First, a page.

Perquin, El Salvador — EFRAIN Perez moves with a slight shuffle as he escorts visitors through the Museum of the Salvadoran Revolution. His halting gait, the result of bomb shrapnel that nearly pierced his brain, has slowed the 38-year-old ex-guerrilla's body, but not his mind.
Effortlessly, he rattles off the dates of battles and assassinations, lists the names of obliterated villages and fallen comrades in arms. Then he leads his guests through narrow rooms filled with propaganda posters, Soviet-era surface-to-air missile launchers and dozens of grainy black-and-white photos of the "heroes and martyrs" who died in a brutal conflict that already has slipped into history's shadows.
"When you live it, when you know the consequences, it sticks in your mind. You don't forget," said Perez, a soft-spoken man who became a Marxist guerrilla after his mother, father and brother were killed by army soldiers near the start of El Salvador's 12-year civil war in the early 1980s. He was 11.
Under other circumstances, the musty artifacts on display at the museum, a one-story tin-roofed building perched on a muddy hillside, might have been stashed away in private homes or left to rust in some abandoned jungle lair. Perez might have frittered away his days among El Salvador's legions of unemployed.
But today he and a number of his fellow former rebels have a surprising new profession: tour guide.
While El Salvador's tourism ministry labors to attract conventioneers to the capital and sun worshipers to Pacific beach resorts, many former guerrillas, as well as ordinary civilians whose lives were forever changed by the war, are developing an "alternative tourism."
Since peace accords were signed in 1992, thousands of curious visitors from across Latin America, Europe, the United States and Canada have been drawn to this remote mountain village 10 miles from the Honduran border and other sites scattered across this violence-haunted republic of 6.9 million. While some visitors are sympathetic to the former rebels' cause, others seem simply interested in the history.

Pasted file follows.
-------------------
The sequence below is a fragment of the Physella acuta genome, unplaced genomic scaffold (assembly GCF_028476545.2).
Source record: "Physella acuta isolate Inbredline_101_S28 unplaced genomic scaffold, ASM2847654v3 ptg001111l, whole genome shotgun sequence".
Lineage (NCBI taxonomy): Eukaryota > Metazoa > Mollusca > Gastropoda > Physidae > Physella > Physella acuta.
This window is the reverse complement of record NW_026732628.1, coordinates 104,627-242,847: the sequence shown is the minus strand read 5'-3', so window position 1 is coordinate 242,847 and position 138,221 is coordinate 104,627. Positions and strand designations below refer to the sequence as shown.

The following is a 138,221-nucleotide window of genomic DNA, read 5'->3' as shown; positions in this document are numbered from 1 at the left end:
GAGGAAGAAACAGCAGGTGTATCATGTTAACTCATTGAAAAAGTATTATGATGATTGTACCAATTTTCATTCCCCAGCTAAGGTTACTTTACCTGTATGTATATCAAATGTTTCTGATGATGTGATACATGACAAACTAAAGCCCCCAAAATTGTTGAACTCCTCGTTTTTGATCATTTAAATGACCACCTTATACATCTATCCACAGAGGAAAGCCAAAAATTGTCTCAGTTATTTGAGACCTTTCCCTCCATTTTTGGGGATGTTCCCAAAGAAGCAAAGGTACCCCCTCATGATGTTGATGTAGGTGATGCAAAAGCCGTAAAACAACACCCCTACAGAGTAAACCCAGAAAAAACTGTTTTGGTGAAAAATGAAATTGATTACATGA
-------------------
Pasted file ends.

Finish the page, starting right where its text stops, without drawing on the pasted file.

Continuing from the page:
Centered on quarter-century-old killing fields and onetime rebel camps, turismo alternativo has brought vanloads of day-trippers to a handful of isolated villages linked to the struggle that claimed 75,000 lives and left 8,000 people missing.
Among the most infamous is El Mozote, a rural hamlet where as many as 900 men, women and children were raped, tortured and massacred by government troops on Dec. 11, 1981.
"There's a new generation that's realizing the history of Salvador," Perez said. "Always there's an ignorance, of not knowing anything, and we have to change the mentality."
Be it Gettysburg or the underground tunnel networks used by the Viet Cong, war-related tourism has become a worldwide enterprise.
What's unusual about El Salvador is that many of its sites are being operated not by the federal government but by its former enemies, the ex-combatants of the Farabundo Marti National Liberation Front, or FMLN, a coalition of communist and other leftist forces.
The country's Tourism Ministry doesn't support the sites and said that, while not ignoring the war years, it has other priorities right now. "The war, lamentably, is part of our history," said Minister Jose Ruben Rochi. "We can't forget what happened in the decade of the 1980s." However, he said, Salvadoran tourism is still in a "pretty initial, pretty elemental" stage.
LIKE many Salvadorans, Francisco Armando, 26, and Carlos Pineda, 25, weren't even born when the civil war erupted. They remember the swirling sound of helicopters overhead and the fear they felt as youngsters watching soldiers march through the streets, but not much else.
Earlier this month, the men and their families visited the museum here for the first time after a 4 1/2 -hour trek from their home in Sonsonate. Strolling the museum, Armando compared its artifacts with a documentary about the war that he had downloaded onto his cellphone.
Previously, he said, all his impressions of the era came from movies.
The museum's "reality was much stronger," said Armando, a public health worker.
The guides, all ex-guerrillas, work six days a week from 6 a.m. to 4:30 p.m. Admission is 60 cents for Salvadorans and $1.20 for foreigners, plus $1 for parking. The compound includes a small store that sells snacks, Che Guevara T-shirts and books about Archbishop Oscar Romero, the antiwar cleric who was assassinated by government agents while celebrating Mass in 1980.
During holiday periods, such as Holy Week, as many as 6,000 people may visit the museum.
Plans call for adding a 100-seat conference room and theater, one of whose functions would be to host gatherings of families trying to locate missing relatives.